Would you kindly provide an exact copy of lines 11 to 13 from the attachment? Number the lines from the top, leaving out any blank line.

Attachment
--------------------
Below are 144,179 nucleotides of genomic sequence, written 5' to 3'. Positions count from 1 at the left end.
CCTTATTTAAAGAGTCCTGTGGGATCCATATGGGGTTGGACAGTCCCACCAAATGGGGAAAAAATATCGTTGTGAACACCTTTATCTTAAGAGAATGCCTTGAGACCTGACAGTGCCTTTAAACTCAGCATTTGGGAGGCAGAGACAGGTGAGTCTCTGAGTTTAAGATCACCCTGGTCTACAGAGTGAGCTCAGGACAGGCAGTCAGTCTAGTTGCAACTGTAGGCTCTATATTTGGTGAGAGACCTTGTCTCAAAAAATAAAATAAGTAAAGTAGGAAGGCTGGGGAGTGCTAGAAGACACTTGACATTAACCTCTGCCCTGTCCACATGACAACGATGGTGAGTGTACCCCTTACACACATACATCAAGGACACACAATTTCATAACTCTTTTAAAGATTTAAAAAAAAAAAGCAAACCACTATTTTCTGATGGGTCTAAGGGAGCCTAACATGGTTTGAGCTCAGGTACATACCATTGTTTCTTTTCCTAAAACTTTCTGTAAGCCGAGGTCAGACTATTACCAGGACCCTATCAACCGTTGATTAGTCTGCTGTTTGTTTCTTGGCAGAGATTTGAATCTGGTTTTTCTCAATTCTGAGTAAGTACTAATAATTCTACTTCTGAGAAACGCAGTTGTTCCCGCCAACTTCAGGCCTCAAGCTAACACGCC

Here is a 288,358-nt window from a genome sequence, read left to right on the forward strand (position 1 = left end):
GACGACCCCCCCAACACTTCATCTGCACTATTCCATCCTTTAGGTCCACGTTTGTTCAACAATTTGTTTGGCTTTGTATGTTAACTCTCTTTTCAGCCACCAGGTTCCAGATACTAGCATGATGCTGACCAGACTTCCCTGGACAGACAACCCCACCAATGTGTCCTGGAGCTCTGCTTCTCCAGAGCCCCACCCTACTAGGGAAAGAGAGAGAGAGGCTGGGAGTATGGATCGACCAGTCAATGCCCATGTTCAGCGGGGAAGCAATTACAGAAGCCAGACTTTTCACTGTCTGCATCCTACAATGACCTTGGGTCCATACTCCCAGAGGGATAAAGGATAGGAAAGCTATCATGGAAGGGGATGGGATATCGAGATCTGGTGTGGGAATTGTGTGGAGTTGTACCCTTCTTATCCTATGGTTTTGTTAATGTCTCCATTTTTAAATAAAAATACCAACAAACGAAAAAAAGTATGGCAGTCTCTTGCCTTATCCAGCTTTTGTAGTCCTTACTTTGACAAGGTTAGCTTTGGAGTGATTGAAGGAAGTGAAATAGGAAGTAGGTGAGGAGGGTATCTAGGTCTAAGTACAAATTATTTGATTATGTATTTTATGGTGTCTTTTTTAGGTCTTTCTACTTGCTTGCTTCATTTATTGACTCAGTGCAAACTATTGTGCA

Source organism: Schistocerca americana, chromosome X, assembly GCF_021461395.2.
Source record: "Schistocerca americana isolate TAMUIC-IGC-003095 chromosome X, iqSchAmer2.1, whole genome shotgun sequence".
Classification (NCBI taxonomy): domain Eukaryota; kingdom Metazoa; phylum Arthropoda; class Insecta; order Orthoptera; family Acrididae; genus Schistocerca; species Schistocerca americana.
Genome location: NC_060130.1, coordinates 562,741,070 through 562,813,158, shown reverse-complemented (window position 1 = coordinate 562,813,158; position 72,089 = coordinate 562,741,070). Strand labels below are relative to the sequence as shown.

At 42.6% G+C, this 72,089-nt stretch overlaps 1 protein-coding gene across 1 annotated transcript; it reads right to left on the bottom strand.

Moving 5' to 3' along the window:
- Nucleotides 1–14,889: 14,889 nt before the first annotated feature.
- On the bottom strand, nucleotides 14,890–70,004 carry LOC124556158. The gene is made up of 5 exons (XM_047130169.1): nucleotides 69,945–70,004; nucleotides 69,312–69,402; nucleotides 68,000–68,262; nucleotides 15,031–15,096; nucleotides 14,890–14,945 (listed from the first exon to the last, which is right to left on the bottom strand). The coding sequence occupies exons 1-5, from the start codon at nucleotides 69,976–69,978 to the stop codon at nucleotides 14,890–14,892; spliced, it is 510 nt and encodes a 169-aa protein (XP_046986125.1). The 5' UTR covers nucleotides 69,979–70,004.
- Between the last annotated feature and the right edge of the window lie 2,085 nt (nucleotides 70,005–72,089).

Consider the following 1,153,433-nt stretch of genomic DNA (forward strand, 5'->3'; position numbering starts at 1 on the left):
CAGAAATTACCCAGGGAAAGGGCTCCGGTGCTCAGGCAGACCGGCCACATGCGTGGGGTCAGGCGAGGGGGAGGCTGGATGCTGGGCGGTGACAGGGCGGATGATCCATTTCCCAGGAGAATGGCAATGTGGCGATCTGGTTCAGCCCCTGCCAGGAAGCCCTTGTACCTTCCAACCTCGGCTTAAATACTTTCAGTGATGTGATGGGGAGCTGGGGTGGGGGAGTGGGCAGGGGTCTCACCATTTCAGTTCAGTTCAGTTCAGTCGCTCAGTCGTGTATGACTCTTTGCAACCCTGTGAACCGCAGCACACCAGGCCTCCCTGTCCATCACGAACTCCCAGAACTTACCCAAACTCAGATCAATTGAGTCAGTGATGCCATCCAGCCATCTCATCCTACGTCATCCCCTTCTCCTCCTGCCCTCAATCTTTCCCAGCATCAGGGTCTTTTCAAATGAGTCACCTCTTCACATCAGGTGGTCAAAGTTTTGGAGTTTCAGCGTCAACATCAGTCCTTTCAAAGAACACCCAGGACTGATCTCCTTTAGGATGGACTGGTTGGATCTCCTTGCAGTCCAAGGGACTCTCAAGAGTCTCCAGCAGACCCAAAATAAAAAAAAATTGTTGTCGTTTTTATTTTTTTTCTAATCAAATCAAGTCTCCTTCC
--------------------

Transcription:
- Nucleotides 1–14,889: 14,889 nt before the first annotated feature.
- On the bottom strand, nucleotides 14,890–70,004 carry LOC124556158. The gene is made up of 5 exons (XM_047130169.1): nucleotides 69,945–70,004; nucleotides 69,312–69,402; nucleotides 68,000–68,262; nucleotides 15,031–15,096; nucleotides 14,890–14,945 (listed from the first exon to the last, which is right to left on the bottom strand). The coding sequence occupies exons 1-5, from the start codon at nucleotides 69,976–69,978 to the stop codon at nucleotides 14,890–14,892; spliced, it is 510 nt and encodes a 169-aa protein (XP_046986125.1). The 5' UTR covers nucleotides 69,979–70,004.
- Between the last annotated feature and the right edge of the window lie 2,085 nt (nucleotides 70,005–72,089).